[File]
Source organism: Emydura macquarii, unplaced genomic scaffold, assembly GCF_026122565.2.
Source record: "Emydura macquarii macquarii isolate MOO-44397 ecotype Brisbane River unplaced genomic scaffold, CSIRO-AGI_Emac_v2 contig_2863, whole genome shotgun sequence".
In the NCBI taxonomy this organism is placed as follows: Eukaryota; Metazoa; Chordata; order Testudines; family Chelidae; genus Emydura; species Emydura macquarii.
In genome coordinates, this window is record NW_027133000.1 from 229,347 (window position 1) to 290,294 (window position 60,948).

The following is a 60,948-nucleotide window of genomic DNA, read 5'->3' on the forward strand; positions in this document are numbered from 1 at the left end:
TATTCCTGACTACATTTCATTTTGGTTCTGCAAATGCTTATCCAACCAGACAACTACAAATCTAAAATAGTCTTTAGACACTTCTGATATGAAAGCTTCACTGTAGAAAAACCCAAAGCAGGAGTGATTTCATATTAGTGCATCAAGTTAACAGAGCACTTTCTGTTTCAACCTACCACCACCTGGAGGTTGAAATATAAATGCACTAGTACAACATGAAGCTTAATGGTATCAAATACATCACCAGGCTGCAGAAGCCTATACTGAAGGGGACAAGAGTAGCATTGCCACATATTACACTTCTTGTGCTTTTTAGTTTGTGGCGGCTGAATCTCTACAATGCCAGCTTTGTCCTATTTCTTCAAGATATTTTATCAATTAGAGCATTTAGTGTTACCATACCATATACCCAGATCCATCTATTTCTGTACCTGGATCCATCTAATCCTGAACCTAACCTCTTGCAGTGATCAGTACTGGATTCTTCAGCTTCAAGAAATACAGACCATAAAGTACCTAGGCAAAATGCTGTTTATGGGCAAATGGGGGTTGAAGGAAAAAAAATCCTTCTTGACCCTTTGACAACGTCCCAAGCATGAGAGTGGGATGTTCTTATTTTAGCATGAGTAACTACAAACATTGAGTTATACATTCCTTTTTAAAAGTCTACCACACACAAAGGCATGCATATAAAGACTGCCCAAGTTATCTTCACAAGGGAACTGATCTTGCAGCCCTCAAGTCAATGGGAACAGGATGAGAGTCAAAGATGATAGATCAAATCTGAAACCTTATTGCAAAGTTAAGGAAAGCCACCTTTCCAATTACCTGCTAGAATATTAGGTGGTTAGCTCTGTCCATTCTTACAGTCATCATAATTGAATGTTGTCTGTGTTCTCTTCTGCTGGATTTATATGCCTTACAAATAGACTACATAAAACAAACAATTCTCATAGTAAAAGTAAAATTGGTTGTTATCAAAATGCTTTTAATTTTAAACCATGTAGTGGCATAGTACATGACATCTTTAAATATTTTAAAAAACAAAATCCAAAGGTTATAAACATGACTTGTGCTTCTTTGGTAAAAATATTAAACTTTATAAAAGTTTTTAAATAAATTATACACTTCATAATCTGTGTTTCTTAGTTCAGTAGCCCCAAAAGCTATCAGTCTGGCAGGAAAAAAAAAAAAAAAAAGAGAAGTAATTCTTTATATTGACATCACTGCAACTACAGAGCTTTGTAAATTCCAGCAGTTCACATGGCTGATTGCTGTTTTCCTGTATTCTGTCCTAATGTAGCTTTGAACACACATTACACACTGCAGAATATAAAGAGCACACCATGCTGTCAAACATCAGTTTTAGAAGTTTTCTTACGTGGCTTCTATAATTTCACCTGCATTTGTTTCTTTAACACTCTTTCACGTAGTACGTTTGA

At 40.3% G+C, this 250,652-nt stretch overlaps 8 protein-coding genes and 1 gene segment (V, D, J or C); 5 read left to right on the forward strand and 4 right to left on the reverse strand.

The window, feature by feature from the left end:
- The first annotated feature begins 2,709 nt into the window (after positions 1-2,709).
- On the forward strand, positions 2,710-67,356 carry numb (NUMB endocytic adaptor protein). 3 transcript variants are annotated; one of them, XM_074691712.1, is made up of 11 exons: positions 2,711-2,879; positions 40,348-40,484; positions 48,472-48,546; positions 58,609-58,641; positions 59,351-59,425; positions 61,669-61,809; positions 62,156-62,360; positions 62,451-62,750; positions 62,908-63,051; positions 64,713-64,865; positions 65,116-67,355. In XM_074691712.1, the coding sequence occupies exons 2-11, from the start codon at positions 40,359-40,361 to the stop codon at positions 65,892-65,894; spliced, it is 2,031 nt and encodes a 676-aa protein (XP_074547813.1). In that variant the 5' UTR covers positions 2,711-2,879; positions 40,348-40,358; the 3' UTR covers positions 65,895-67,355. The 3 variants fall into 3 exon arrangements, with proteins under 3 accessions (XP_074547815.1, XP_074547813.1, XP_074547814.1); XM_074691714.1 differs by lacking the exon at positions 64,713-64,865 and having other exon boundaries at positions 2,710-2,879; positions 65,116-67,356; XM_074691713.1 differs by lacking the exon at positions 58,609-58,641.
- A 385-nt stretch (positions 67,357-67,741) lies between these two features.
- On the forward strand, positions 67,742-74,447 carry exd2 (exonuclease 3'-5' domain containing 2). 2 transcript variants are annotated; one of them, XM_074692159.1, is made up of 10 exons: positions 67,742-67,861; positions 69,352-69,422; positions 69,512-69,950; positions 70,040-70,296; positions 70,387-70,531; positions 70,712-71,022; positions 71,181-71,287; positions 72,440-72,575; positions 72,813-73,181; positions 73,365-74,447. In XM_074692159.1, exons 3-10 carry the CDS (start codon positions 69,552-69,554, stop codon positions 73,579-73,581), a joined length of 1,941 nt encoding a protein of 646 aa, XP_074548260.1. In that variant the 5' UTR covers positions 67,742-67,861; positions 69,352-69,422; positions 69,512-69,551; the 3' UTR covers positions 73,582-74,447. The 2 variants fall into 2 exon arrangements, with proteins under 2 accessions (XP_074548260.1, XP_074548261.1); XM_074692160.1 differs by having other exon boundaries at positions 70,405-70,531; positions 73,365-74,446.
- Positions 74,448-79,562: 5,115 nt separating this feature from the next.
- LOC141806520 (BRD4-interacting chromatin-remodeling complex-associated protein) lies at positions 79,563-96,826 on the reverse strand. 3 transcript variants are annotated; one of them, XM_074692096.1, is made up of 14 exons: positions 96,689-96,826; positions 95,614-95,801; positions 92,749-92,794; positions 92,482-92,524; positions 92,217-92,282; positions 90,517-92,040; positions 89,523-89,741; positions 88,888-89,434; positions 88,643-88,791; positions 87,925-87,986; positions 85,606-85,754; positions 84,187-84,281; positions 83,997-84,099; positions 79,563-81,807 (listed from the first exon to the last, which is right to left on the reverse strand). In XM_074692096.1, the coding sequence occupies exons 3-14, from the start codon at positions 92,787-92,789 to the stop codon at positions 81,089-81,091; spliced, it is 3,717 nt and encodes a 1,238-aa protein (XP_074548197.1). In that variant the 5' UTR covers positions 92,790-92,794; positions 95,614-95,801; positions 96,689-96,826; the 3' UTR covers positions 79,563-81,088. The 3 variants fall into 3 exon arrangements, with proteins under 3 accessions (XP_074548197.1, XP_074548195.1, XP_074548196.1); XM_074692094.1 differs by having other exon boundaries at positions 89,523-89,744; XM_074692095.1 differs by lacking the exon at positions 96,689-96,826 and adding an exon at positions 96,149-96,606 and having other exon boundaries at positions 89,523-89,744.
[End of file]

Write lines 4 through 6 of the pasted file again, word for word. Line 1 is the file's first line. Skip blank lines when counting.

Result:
In genome coordinates, this window is record NW_027133000.1 from 229,347 (window position 1) to 290,294 (window position 60,948).

The following is a 60,948-nucleotide window of genomic DNA, read 5'->3' on the forward strand; positions in this document are numbered from 1 at the left end:
TATTCCTGACTACATTTCATTTTGGTTCTGCAAATGCTTATCCAACCAGACAACTACAAATCTAAAATAGTCTTTAGACACTTCTGATATGAAAGCTTCACTGTAGAAAAACCCAAAGCAGGAGTGATTTCATATTAGTGCATCAAGTTAACAGAGCACTTTCTGTTTCAACCTACCACCACCTGGAGGTTGAAATATAAATGCACTAGTACAACATGAAGCTTAATGGTATCAAATACATCACCAGGCTGCAGAAGCCTATACTGAAGGGGACAAGAGTAGCATTGCCACATATTACACTTCTTGTGCTTTTTAGTTTGTGGCGGCTGAATCTCTACAATGCCAGCTTTGTCCTATTTCTTCAAGATATTTTATCAATTAGAGCATTTAGTGTTACCATACCATATACCCAGATCCATCTATTTCTGTACCTGGATCCATCTAATCCTGAACCTAACCTCTTGCAGTGATCAGTACTGGATTCTTCAGCTTCAAGAAATACAGACCATAAAGTACCTAGGCAAAATGCTGTTTATGGGCAAATGGGGGTTGAAGGAAAAAAAATCCTTCTTGACCCTTTGACAACGTCCCAAGCATGAGAGTGGGATGTTCTTATTTTAGCATGAGTAACTACAAACATTGAGTTATACATTCCTTTTTAAAAGTCTACCACACACAAAGGCATGCATATAAAGACTGCCCAAGTTATCTTCACAAGGGAACTGATCTTGCAGCCCTCAAGTCAATGGGAACAGGATGAGAGTCAAAGATGATAGATCAAATCTGAAACCTTATTGCAAAGTTAAGGAAAGCCACCTTTCCAATTACCTGCTAGAATATTAGGTGGTTAGCTCTGTCCATTCTTACAGTCATCATAATTGAATGTTGTCTGTGTTCTCTTCTGCTGGATTTATATGCCTTACAAATAGACTACATAAAACAAACAATTCTCATAGTAAAAGTAAAATTGGTTGTTATCAAAATGCTTTTAATTTTAAACCATGTAGTGGCATAGTACATGACATCTTTAAATATTTTAAAAAACAAAATCCAAAGGTTATAAACATGACTTGTGCTTCTTTGGTAAAAATATTAAACTTTATAAAAGTTTTTAAATAAATTATACACTTCATAATCTGTGTTTCTTAGTTCAGTAGCCCCAAAAGCTATCAGTCTGGCAGGAAAAAAAAAAAAAAAAAGAGAAGTAATTCTTTATATTGACATCACTGCAACTACAGAGCTTTGTAAATTCCAGCAGTTCACATGGCTGATTGCTGTTTTCCTGTATTCTGTCCTAATGTAGCTTTGAACACACATTACACACTGCAGAATATAAAGAGCACACCATGCTGTCAAACATCAGTTTTAGAAGTTTTCTTACGTGGCTTCTATAATTTCACCTGCATTTGTTTCTTTAACACTCTTTCACGTAGTACGTTTGA